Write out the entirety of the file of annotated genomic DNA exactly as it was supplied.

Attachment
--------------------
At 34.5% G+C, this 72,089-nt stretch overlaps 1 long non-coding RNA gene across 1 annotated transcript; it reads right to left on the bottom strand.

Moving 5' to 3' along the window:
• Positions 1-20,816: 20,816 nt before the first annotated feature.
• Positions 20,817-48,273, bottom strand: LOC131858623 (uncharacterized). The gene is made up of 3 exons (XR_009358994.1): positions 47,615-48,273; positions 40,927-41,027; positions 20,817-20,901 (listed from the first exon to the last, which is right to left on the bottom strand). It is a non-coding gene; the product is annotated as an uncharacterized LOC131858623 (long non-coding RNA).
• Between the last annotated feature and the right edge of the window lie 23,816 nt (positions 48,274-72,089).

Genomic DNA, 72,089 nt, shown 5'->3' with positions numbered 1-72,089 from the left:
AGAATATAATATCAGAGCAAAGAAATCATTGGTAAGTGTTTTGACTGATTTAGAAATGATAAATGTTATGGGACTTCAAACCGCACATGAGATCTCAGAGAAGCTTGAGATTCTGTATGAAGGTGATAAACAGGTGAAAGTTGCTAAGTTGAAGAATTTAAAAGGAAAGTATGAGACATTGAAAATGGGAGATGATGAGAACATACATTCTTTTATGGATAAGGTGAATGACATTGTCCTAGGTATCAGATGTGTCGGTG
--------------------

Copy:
At 34.5% G+C, this 72,089-nt stretch overlaps 1 long non-coding RNA gene across 1 annotated transcript; it reads right to left on the bottom strand.

Moving 5' to 3' along the window:
• Positions 1-20,816: 20,816 nt before the first annotated feature.
• Positions 20,817-48,273, bottom strand: LOC131858623 (uncharacterized). The gene is made up of 3 exons (XR_009358994.1): positions 47,615-48,273; positions 40,927-41,027; positions 20,817-20,901 (listed from the first exon to the last, which is right to left on the bottom strand). It is a non-coding gene; the product is annotated as an uncharacterized LOC131858623 (long non-coding RNA).
• Between the last annotated feature and the right edge of the window lie 23,816 nt (positions 48,274-72,089).

Genomic DNA, 72,089 nt, shown 5'->3' with positions numbered 1-72,089 from the left:
AGAATATAATATCAGAGCAAAGAAATCATTGGTAAGTGTTTTGACTGATTTAGAAATGATAAATGTTATGGGACTTCAAACCGCACATGAGATCTCAGAGAAGCTTGAGATTCTGTATGAAGGTGATAAACAGGTGAAAGTTGCTAAGTTGAAGAATTTAAAAGGAAAGTATGAGACATTGAAAATGGGAGATGATGAGAACATACATTCTTTTATGGATAAGGTGAATGACATTGTCCTAGGTATCAGATGTGTCGGTG